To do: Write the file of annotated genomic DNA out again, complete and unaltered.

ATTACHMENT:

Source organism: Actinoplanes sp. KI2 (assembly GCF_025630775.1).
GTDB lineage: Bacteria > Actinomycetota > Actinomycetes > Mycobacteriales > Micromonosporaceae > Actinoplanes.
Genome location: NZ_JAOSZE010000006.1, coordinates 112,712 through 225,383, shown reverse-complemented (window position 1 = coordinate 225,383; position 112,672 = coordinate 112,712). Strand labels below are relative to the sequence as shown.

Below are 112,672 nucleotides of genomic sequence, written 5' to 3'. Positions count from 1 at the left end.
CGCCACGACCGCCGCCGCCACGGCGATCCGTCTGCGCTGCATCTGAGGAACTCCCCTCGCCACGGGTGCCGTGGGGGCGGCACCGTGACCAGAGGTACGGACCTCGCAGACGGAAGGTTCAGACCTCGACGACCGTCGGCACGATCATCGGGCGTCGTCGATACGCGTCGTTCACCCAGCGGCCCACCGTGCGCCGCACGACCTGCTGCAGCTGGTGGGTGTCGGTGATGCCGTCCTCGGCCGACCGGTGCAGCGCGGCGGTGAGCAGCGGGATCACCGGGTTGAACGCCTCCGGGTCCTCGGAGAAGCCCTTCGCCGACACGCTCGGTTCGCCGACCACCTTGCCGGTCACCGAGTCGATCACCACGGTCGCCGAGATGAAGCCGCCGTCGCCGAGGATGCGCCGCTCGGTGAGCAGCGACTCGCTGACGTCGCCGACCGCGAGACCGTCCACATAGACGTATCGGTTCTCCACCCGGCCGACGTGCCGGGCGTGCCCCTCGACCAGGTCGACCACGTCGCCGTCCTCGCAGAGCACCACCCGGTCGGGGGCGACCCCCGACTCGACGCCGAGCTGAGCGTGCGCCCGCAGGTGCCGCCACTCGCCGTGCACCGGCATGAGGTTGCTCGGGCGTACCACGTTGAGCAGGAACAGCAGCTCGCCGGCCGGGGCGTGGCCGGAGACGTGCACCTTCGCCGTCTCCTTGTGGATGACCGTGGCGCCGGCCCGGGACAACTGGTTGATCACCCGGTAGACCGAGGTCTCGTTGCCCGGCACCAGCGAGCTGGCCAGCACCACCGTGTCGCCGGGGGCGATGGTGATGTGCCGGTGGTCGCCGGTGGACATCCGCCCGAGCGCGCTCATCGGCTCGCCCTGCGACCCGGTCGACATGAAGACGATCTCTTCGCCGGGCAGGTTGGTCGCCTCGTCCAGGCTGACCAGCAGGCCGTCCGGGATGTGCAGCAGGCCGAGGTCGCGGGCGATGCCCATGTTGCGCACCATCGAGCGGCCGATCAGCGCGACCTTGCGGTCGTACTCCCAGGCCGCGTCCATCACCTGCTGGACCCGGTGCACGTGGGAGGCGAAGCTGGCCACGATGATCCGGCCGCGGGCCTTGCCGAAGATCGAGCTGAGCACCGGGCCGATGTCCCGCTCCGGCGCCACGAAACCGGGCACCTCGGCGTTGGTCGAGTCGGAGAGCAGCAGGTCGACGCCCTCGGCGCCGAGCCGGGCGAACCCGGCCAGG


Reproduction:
Source organism: Actinoplanes sp. KI2 (assembly GCF_025630775.1).
GTDB lineage: Bacteria > Actinomycetota > Actinomycetes > Mycobacteriales > Micromonosporaceae > Actinoplanes.
Genome location: NZ_JAOSZE010000006.1, coordinates 112,712 through 225,383, shown reverse-complemented (window position 1 = coordinate 225,383; position 112,672 = coordinate 112,712). Strand labels below are relative to the sequence as shown.

Below are 112,672 nucleotides of genomic sequence, written 5' to 3'. Positions count from 1 at the left end.
CGCCACGACCGCCGCCGCCACGGCGATCCGTCTGCGCTGCATCTGAGGAACTCCCCTCGCCACGGGTGCCGTGGGGGCGGCACCGTGACCAGAGGTACGGACCTCGCAGACGGAAGGTTCAGACCTCGACGACCGTCGGCACGATCATCGGGCGTCGTCGATACGCGTCGTTCACCCAGCGGCCCACCGTGCGCCGCACGACCTGCTGCAGCTGGTGGGTGTCGGTGATGCCGTCCTCGGCCGACCGGTGCAGCGCGGCGGTGAGCAGCGGGATCACCGGGTTGAACGCCTCCGGGTCCTCGGAGAAGCCCTTCGCCGACACGCTCGGTTCGCCGACCACCTTGCCGGTCACCGAGTCGATCACCACGGTCGCCGAGATGAAGCCGCCGTCGCCGAGGATGCGCCGCTCGGTGAGCAGCGACTCGCTGACGTCGCCGACCGCGAGACCGTCCACATAGACGTATCGGTTCTCCACCCGGCCGACGTGCCGGGCGTGCCCCTCGACCAGGTCGACCACGTCGCCGTCCTCGCAGAGCACCACCCGGTCGGGGGCGACCCCCGACTCGACGCCGAGCTGAGCGTGCGCCCGCAGGTGCCGCCACTCGCCGTGCACCGGCATGAGGTTGCTCGGGCGTACCACGTTGAGCAGGAACAGCAGCTCGCCGGCCGGGGCGTGGCCGGAGACGTGCACCTTCGCCGTCTCCTTGTGGATGACCGTGGCGCCGGCCCGGGACAACTGGTTGATCACCCGGTAGACCGAGGTCTCGTTGCCCGGCACCAGCGAGCTGGCCAGCACCACCGTGTCGCCGGGGGCGATGGTGATGTGCCGGTGGTCGCCGGTGGACATCCGCCCGAGCGCGCTCATCGGCTCGCCCTGCGACCCGGTCGACATGAAGACGATCTCTTCGCCGGGCAGGTTGGTCGCCTCGTCCAGGCTGACCAGCAGGCCGTCCGGGATGTGCAGCAGGCCGAGGTCGCGGGCGATGCCCATGTTGCGCACCATCGAGCGGCCGATCAGCGCGACCTTGCGGTCGTACTCCCAGGCCGCGTCCATCACCTGCTGGACCCGGTGCACGTGGGAGGCGAAGCTGGCCACGATGATCCGGCCGCGGGCCTTGCCGAAGATCGAGCTGAGCACCGGGCCGATGTCCCGCTCCGGCGCCACGAAACCGGGCACCTCGGCGTTGGTCGAGTCGGAGAGCAGCAGGTCGACGCCCTCGGCGCCGAGCCGGGCGAACCCGGCCAGG